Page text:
# Solving complicated equation involving integral of error functions

I've been trying to solve the following equation for $\sigma$

$$\sigma^2 = \int_0^1 \left\{ \frac{1}{2} \operatorname{erfc} \left[ \frac{x + B}{\sqrt{2 (Rp - 1)} \, \sigma} \right] + \frac{1}{2} \operatorname{erfc} \left[ \frac{x - B}{\sqrt{2 (Rp - 1)} \, \sigma} \right] \right\}^{p - 1} \, x \, dx$$

with $B$, $p$ and $R$ fixed. In particular, I'm interested in the $B \to 0$ and $p \to \infty$ limits, but I'd like to take these limits only after solving the equation.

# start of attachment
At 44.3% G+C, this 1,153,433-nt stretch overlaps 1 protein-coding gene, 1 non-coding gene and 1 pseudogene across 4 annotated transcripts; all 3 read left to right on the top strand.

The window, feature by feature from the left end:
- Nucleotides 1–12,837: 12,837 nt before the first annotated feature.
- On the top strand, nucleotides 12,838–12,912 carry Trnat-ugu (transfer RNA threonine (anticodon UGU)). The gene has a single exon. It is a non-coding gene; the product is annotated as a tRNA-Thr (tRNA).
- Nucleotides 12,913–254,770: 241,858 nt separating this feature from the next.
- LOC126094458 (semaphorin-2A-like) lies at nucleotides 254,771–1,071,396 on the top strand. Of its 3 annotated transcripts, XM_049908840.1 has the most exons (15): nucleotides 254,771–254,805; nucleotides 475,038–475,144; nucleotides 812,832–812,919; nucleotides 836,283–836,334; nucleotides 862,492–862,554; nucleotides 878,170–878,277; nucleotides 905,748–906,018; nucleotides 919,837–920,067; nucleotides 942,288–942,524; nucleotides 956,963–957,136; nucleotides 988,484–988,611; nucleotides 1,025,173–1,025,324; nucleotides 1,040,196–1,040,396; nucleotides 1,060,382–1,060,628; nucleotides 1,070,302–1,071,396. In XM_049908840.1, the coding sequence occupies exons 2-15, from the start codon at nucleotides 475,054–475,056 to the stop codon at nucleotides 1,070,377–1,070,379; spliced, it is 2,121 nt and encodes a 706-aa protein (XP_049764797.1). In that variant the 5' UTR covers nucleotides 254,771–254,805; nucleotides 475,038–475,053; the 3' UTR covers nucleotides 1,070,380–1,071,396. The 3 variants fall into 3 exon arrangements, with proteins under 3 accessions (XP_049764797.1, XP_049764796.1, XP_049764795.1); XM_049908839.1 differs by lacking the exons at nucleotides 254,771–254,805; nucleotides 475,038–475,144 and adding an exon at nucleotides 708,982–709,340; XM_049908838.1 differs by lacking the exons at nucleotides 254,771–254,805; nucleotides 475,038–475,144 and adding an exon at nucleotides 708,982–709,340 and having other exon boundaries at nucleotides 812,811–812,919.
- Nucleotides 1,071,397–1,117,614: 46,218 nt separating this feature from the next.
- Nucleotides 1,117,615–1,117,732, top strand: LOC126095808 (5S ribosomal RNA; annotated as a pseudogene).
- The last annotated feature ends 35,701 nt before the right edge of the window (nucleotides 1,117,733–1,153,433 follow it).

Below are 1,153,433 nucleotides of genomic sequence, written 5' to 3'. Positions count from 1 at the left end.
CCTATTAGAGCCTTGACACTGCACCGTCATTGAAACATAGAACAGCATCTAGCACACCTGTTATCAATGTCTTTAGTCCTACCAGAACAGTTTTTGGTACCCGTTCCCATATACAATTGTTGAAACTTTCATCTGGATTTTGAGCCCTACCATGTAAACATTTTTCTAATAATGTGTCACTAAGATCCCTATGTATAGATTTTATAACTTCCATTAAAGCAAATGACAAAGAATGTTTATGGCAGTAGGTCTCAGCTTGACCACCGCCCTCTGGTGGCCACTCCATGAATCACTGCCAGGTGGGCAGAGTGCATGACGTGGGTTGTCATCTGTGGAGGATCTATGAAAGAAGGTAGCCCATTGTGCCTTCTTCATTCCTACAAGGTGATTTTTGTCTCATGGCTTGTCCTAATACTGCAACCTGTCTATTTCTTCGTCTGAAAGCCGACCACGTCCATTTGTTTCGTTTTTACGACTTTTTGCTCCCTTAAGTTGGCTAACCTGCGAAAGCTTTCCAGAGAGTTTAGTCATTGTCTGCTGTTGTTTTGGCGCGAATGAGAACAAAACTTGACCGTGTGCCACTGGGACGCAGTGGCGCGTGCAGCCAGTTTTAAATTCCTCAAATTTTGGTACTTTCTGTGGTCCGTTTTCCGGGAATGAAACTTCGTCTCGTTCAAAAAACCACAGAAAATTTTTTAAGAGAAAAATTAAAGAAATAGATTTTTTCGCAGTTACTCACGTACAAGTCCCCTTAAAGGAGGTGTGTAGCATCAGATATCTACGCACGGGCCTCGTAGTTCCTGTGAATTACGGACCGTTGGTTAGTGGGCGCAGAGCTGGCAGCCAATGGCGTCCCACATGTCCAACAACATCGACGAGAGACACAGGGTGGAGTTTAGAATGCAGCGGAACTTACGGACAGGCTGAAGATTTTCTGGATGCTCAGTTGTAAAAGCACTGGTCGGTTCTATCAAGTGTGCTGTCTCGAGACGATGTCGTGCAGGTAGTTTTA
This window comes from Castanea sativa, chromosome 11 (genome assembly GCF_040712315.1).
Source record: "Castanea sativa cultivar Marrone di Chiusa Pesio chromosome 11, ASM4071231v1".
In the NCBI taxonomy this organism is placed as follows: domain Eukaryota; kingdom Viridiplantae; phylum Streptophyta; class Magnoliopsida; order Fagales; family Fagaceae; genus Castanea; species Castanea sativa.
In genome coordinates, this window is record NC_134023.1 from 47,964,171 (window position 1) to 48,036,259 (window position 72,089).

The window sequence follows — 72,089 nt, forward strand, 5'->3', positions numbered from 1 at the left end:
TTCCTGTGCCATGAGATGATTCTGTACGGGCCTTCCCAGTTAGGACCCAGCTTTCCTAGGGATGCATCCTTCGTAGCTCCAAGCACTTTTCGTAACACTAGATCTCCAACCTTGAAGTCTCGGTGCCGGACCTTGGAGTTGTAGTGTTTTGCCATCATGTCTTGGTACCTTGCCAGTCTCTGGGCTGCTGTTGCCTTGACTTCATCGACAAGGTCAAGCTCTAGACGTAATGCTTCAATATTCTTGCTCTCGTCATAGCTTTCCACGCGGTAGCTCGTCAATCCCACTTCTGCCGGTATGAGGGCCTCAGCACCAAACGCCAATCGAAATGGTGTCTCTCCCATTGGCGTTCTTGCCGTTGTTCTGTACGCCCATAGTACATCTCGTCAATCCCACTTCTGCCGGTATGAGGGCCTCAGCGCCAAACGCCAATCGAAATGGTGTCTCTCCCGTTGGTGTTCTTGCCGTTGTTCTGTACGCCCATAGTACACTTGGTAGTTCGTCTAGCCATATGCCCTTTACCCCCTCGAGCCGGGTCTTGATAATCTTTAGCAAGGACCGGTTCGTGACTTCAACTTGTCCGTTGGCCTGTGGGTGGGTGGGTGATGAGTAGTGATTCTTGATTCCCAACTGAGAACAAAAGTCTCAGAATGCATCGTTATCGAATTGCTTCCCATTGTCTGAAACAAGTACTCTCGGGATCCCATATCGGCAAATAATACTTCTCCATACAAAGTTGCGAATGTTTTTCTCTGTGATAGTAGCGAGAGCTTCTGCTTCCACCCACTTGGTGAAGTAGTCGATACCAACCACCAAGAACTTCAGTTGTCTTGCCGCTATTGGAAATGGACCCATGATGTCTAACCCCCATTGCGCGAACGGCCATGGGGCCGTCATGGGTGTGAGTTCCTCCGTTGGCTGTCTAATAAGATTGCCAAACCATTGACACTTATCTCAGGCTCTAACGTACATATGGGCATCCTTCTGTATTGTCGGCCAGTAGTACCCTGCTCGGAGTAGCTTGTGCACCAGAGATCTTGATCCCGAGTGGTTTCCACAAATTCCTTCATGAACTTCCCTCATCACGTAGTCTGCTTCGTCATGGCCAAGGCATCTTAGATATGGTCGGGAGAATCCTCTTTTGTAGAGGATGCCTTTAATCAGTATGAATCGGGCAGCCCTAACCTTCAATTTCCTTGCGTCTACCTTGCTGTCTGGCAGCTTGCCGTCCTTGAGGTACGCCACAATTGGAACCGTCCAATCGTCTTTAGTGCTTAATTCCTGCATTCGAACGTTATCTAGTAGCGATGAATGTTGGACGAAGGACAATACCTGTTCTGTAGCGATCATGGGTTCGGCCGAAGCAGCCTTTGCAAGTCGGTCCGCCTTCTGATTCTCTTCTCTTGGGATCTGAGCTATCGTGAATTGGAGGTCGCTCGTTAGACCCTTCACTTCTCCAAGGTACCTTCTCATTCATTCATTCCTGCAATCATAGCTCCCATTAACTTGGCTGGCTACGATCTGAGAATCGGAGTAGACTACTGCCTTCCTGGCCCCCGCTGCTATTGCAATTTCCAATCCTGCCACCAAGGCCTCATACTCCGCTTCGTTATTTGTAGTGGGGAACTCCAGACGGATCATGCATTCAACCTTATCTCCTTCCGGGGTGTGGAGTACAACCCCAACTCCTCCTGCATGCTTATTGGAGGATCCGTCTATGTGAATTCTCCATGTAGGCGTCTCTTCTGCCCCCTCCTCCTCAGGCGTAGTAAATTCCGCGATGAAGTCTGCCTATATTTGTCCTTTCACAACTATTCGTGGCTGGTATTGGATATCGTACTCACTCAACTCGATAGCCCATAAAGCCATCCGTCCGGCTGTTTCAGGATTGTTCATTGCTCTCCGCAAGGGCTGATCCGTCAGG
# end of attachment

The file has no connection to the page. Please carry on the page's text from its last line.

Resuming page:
Any insight on how to do it? I've tried solving it numerically for some specific cases and seem to have found an asymptotic form, but I'm not convinced...

Thanks in advance :-)

• You need some more restrictions for this to really make sense. For example $Rp \not = 1$. – Benjamin Apr 24 '15 at 19:24
• It seems extremely implausible that in general there would be a closed form for the integral, much less a closed-form solution to the equation, if that's what you're asking. – Robert Israel Apr 24 '15 at 20:22

Not a full answer (if such is possible at all), but note that $\text{erfc}(\cdot)$ is $O(1)$, so your expression becomes $$\sigma^2 = c^{p -1}\frac{1}{2}$$ and so $\sigma^2$ either blows up to infinity or converges to 0.